Use the pandemic to ban Airbnb

Issue 146

Hey urbanists,

I hope you’re all doing well. I don’t have an essay in this week’s issue, but I want to recommend the pieces I highlighted in the first paragraph of each section. I especially liked the articles by Tamara Nopper and Lyta Gold.

I’m reading David Dayen’s new book “Monopolized” this weekend and it’s proving pretty fascinating, if not a bit heartbreaking. It’s a good look at corporate monopolization in the US, but also takes time to dig into the human impacts of consolidation and the power it gives greedy corporate leaders.

Paris Marx


Critical urbanism

Tamara K. Nopper argues that attempts to position “the affluent, white suburb” as the model for police abolition allow white people to act as the savior, while downplaying the racist structures at play in making the suburb what it is. Annalee Newitz imagines what a Muni social support service could like like in San Francisco, funded out of money taken from the police budget. In Horizons, I outlined how automobility and suburbanization destroyed communities and why we need to rebuild them with a focus on public luxuries. In Tribune, I called for cities to use the pandemic to banish Airbnb and take over short-term rental properties.

Barcelona will take over vacant properties at half their market value if landlords don’t rent them. In the face of an eviction crisis, it’s time to question private homeownership. “Train Daddy” Andy Byford wants to get people back on transit in London. Meanwhile, London suspended free transport for under-18s as part of its bailout deal, and teachers say that could keep disadvantaged kids from school. Cities in Canada are cutting speed limits to save lives. 15 US states are following California’s push to electrify trucks and buses. Uber bought Routematch, a transit software company, as it tries to get more data on transit services. NYC subway has higher ridership than all US airlines. More automakers are rolling out hands-free driving systems even though it’s not clear how safe they are. Uber will let California drivers set their own prices (sort of… not really). German court ruled that Tesla misled drivers about Autopilot, and bans its mention in advertising.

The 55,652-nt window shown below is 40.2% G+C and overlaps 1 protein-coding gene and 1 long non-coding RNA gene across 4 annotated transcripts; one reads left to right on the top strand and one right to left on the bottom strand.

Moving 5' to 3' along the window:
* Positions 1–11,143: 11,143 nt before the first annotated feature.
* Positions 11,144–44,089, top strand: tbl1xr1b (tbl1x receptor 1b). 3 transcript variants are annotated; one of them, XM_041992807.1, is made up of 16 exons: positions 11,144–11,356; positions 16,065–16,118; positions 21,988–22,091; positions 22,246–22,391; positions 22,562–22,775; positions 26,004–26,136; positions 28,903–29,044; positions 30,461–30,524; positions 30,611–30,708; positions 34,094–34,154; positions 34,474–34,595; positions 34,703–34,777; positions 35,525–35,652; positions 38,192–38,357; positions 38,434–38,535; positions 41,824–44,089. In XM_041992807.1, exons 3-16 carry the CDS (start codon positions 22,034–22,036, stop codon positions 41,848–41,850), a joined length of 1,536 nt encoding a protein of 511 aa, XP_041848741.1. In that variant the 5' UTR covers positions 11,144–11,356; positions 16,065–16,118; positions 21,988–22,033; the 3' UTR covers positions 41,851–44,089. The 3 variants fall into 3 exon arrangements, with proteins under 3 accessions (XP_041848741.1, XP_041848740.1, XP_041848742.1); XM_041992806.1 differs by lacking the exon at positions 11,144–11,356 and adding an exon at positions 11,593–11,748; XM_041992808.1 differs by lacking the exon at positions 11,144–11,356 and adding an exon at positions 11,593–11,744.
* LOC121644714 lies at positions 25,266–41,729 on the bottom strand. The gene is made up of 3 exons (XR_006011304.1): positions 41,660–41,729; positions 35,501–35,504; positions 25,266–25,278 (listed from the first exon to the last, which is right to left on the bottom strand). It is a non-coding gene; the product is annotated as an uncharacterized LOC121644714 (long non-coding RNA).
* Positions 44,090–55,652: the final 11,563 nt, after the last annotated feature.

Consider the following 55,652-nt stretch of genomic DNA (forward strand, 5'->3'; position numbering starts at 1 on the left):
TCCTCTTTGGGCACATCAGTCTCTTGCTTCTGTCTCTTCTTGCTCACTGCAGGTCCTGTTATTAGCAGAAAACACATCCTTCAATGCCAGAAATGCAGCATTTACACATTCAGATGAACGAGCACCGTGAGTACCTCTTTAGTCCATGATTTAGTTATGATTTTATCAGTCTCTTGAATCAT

Tech dystopia

Lyta Gold digs into Silicon Valley billionaires’ obsession with fiction and why they take the wrong lesson from fantasy worlds. Patrick McGinty examines the evolution of books about autonomous vehicles and how COVID-19 has called the industry’s bluff (the tech isn’t anywhere near delivering on its big promises). Michael Eby describes the DIY computer of Yugloslavia and the potential alternative is represents.

Tesla’s stock price is through the roof, but don’t fool yourself into thinking it’s another Amazon. Uber and airports aren’t providing drivers with bathrooms. Tech CEOs are really mad that tech journalism isn’t just founder worship anymore. Massachusetts is suing Uber and Lyft for misclassifying drivers. A submission in Australia shows how Google may try to argue against US antitrust action. Cisco is being sued for caste discrimination. Tech workers are joining the July 20 Strike for Black Lives. Apple won its EU tax case, but a bigger antitrust battle is looming. New EU investigation will look at whether Apple, Google, and Amazon are building monopolies with their digital assistants and smart home products.

In this week’s Tech Won’t Save Us, I spoke to Juan Ortiz Freuler of the Berkman Klein Center for Internet & Society about how the Global South could create a better future of tech and how they’re demanding the digital labor of their users be accounted for in global tax negotiations.

Climate crisis

Ford’s new Bronco, which doesn’t even have hybrid or electric options, is a form of climate denial. US fracking companies are going bankrupt and leaving their wells uncapped. The fossil fuel energy system disproportionately hurts Black people in the United States. Oil majors are trying to get rid of assets that will be expensive to extract. Canada isn’t doing proper accounting of the impact of clearcut logging.

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